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The Spokesman-Review Newspaper
Spokane, Washington  Est. May 19, 1883

Full report on all INL incidents requested

 Workers at the Accelerated Retrieval Project at the U.S. Department of Energy's Idaho National Laboratory near Idaho Falls prepare to enter a controlled area where radioactive waste is being removed from burial pits, repackaged in casks and shipped to a permanent disposal site out of state.
 (Associated Press / The Spokesman-Review)
Christopher Smith Associated Press

BOISE – When a propane line sprang a leak last month at a federal nuclear research complex in the Idaho desert, hundreds of workers were evacuated and officials made regular announcements on the status of the danger until the problem was fixed hours later.

But dozens of smaller, “near-miss” episodes occur each year without public notification at the Idaho National Laboratory, where the U.S. Department of Energy wants to begin producing plutonium-238 for the first time in decades and where Congress just appropriated $40 million to begin developing an experimental nuclear power reactor.

Instead, details of those minor accidents or procedural oversights are logged in an Energy Department database, the records of which were recently obtained by the Associated Press through the Freedom of Information Act.

In the past year alone, there have been 21 cases of INL workers accidentally contaminated with radioactive material; in all cases, the exposure was classified as negligible. In one case, an employee’s car and home were searched after officials feared europium-154 found on the person’s overcoat had been carried off the high-security nuclear research compound.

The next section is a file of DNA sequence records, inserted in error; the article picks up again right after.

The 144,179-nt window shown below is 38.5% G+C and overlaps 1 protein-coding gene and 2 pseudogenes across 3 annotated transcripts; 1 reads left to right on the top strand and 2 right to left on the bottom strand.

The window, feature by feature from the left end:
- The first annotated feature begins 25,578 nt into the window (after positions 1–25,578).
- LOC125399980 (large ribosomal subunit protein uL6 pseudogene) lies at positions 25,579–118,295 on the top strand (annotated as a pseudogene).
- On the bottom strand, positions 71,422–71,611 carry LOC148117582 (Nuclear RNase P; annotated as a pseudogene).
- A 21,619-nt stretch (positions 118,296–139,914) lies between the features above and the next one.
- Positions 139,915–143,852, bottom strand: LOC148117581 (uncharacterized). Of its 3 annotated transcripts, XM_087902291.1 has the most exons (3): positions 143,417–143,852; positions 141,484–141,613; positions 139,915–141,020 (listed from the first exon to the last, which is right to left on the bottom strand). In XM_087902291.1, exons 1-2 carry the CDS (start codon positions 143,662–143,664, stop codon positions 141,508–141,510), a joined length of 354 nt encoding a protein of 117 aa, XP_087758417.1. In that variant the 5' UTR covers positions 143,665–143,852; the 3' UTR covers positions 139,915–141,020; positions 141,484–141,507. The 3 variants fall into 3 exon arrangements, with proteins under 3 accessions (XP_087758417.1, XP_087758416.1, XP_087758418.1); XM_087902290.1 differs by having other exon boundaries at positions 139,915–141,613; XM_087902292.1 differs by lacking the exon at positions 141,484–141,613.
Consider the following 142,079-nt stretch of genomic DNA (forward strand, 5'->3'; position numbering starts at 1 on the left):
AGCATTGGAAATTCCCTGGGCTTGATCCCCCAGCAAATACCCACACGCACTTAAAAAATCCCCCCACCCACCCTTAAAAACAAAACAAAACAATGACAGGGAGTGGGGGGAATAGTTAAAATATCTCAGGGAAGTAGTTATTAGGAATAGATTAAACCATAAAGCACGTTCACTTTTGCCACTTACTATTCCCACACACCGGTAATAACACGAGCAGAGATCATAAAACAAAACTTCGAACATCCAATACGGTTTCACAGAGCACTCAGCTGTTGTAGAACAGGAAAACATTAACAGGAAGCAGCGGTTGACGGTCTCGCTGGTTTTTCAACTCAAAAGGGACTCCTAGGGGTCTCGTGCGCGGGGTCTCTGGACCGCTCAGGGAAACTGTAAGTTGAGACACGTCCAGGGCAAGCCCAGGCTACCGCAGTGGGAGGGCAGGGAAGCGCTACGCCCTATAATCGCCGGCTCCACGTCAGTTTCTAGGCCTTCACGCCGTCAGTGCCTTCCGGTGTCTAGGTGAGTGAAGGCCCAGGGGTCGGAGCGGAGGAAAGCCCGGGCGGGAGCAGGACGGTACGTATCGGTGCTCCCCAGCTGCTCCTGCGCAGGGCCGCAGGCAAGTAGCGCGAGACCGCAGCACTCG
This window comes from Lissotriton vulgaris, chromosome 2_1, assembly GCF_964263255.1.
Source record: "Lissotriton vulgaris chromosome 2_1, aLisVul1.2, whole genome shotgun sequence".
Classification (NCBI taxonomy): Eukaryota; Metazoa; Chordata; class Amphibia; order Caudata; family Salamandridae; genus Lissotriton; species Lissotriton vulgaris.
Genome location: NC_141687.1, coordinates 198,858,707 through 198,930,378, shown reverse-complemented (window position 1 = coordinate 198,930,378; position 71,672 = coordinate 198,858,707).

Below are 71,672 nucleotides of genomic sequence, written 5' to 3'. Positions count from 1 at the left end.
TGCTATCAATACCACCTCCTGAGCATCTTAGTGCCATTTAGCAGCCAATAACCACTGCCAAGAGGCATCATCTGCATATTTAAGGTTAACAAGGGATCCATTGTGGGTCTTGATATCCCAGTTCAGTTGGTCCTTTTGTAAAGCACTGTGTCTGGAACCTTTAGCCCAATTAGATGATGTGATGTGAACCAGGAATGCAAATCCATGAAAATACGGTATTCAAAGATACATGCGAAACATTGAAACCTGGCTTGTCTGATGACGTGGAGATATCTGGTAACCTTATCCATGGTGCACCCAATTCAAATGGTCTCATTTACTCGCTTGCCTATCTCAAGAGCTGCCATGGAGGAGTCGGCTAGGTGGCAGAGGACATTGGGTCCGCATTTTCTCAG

In one instance, a few bolts that anchored the seismic braces of a 38-foot-tall heat exchanger in the Advanced Test Reactor to stabilize it during an earthquake were found to have rattled out of their threads. All 180 bolts were found to be too short to properly secure the braces.

And an analysis of the amount of uranium that could safely be stored in a lab failed to take into account that the radioactive material was in powder form, not solid, posing a much higher health risk if spilled than originally estimated.

All of the incidents were minor, and INL officials say none posed a grave risk beyond the boundaries of the 890-square-mile test compound, but they were documented and investigated in an effort to prevent more serious problems.

“The intent of the system is to find, report and fix problems while your problems are small,” said Bob Stallman, senior operations and safety officer at INL. “That’s one of the reasons there are so many reports in the system. Our threshold for reporting is quite low because we want to know the small problems that are occurring.”

But the public has a right to know about all accidents at the site, not just the big ones, say leaders of environmental groups who monitor the remote eastern Idaho facility. The Snake River Alliance, Environmental Defense Institute and Keep Yellowstone Nuclear Free asked the DOE in a Nov. 20 letter to put the “occurrence reports” on the Internet for easy access by the public instead of being released only in response to written requests.

“Right now, the public operates with blinders on and only responds to incidents that the government thinks we need to know about,” said Jeremy Maxand, director of the Snake River Alliance. “If you take one of these incidents and combine it with the right circumstances, you could have a serious situation.”

While the DOE requires written requests from the public to disclose the reports, it sends copies to the state’s Division of INL Oversight and Radiation Control each week. The federal government also notifies the state any time the INL’s radiological assistance team is deployed outside the boundaries of the nuclear reservation.

“We try to strike a balance between the safety of having people well-informed versus having people who might want to do us harm well-informed,” said Kathleen Trever, Gov. Dirk Kempthorne’s coordinator for INL oversight. “As you can imagine, the pendulum at the moment is more on the side of keeping information confidential or less readily available.”